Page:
Adult Vaccinations Hit A Wall In W. Va., But Kids Are Just Getting Started
Like many adults, teens aren't thrilled to get a needle in their arm. That includes 15-year-old Ryan Zitzelberger, who got his COVID-19 vaccine at South Charleston High School last month.
“Well, I want to get it, so I don't get the Covid as easy, but... needles,” Zitzelberger said with a squirm.
He sucked it up and got the vaccine, figuring that staying out the hospital with a bad case of the virus was worth it. Afterwards he said it wasn’t so bad, just a light pinch.
One mother dragged her son into the same school gym to get his shot. He had the same fear.
“I don’t like needles,” said Donovan Whiting who lives in Dunbar and attends South Charleston High School.
But his mother, Sheri Burton, didn’t think that was a good excuse. She’s seen the consequences of this virus.
“I lost my mother, his grandmother, to COVID in February,” Burton said. “So we're making sure the whole family gets vaccinated.”
All these teens opted for the vaccine, just six days after the Centers for Disease Control and Prevention recommended use of the Pfizer vaccine among those 12 to 15 years olds.
Whether they opted in or out, school nurse Mandy Jordan says her students are naturally curious.
“We’ve had a lot of kids questioning when they can get it, because they don’t want to be quarantined anymore if they have exposure,” Jordan said.
She's heartened that so many students are making the decision to get the vaccine and trusting the process.
“That just shows that this generation is making some good decisions,” she said. “I'm proud of them for that.”
So far, about 13,600 youth in this age group in West Virginia have gotten at least one shot, according to the state Department of Health and Human Services. That’s roughly a sixth of all 12 to 15 year olds in West Virginia.
But retired Maj. Gen. Jim Hoyer says what's promising is that this age group has not hit its wall yet.
“It’s a solid, straight, upward trajectory according to our data analytics team right now,” said Hoyer, who leads the Joint Interagency Task Force in charge of the state’s vaccine distribution efforts.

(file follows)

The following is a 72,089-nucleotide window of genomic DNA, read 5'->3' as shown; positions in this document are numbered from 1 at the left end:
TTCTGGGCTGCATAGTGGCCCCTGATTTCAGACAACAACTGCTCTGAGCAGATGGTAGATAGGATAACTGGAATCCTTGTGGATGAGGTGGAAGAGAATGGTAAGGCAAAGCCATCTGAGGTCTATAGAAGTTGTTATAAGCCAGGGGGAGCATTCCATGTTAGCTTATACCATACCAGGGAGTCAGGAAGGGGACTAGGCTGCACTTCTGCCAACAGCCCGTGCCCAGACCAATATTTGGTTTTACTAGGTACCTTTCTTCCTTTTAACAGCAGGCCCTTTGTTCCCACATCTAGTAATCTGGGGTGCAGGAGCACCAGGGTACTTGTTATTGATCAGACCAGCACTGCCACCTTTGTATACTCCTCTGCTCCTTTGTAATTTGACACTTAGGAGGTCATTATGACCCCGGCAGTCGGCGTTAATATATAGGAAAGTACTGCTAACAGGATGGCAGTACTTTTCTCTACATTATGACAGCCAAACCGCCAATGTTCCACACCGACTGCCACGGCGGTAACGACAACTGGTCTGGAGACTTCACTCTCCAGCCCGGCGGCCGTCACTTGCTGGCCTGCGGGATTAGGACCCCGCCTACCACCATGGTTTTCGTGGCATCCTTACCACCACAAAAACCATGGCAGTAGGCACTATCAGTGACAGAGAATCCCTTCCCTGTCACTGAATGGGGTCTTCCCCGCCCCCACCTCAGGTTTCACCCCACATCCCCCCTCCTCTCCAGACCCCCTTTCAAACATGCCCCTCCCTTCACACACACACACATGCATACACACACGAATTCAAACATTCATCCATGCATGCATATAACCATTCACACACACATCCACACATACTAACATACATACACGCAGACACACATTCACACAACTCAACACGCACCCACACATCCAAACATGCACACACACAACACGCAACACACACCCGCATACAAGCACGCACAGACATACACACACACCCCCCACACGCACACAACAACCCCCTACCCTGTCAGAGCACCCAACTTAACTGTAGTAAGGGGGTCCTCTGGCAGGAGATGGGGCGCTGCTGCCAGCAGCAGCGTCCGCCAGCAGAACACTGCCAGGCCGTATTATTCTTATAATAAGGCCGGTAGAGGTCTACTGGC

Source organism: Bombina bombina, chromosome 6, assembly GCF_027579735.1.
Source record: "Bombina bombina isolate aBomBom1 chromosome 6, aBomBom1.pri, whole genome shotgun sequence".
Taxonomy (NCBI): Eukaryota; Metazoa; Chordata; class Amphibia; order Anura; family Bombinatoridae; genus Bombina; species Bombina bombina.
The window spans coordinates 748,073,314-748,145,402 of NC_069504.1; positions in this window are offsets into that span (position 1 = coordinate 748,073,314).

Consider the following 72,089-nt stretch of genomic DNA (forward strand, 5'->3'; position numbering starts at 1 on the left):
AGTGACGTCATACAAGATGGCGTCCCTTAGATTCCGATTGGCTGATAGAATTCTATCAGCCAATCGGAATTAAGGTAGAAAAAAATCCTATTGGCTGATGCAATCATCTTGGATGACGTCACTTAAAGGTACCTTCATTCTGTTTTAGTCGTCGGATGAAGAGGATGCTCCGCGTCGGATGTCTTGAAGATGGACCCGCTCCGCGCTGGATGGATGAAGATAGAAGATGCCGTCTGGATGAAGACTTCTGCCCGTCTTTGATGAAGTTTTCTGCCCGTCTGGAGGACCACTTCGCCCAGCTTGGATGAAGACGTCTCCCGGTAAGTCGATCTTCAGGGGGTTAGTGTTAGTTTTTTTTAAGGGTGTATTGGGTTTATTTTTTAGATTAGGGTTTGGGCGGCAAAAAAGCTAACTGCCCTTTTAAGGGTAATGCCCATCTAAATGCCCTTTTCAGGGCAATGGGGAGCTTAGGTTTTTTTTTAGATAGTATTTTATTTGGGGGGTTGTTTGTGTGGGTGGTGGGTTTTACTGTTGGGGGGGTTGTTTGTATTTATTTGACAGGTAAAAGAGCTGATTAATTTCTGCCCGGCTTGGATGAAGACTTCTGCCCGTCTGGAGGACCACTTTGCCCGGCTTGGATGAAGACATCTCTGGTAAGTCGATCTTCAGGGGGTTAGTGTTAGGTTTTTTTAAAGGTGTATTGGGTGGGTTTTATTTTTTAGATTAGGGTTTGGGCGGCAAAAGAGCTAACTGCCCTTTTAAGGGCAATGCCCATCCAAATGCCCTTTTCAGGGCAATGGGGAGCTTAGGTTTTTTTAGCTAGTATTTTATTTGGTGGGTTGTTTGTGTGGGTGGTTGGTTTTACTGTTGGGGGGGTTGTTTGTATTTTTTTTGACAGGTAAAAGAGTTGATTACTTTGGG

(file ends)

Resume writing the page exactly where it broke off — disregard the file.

Keeping that momentum going is good for the state’s overall vaccine efforts, say state public health officials.
Coronavirus czar Dr. Clay Marsh said there is a substantial reduction in new cases across all ages, especially in younger West Virginians, who had been spreading the virus most rapidly.
“We do believe that the uptake in vaccinations, the decision and the choice to vaccinate our younger West Virignians, has played a major role in that,” Marsh said.
The number of active cases in the state has dropped 43 percent in the last month. The median age of new cases is currently 34.
The Department of Education has helped with vaccinations, organizing clinics for teens in every county. Deputy Superintendent Michelle Blatt said her agency started with upperclassmen and worked its way down, as the FDA approved younger age groups.
“About the time they were wrapping up their 16 year old clinics on first and second doses, then Pfizer approved 12 to 15 year olds.”
Local health departments are taking the lead in communities. But the Department of Education alone has ordered and distributed 7,000 vaccines to 12 to 15 year olds.
Outreach will continue this summer. Though most schools end the academic year by June 9, there are still opportunities to engage students and get the vaccine out, like during summer programming and food distribution events.
“Anywhere that our community is gathering that we can find the opportunity, then we plan to share information and also hold clinics,” said Blatt.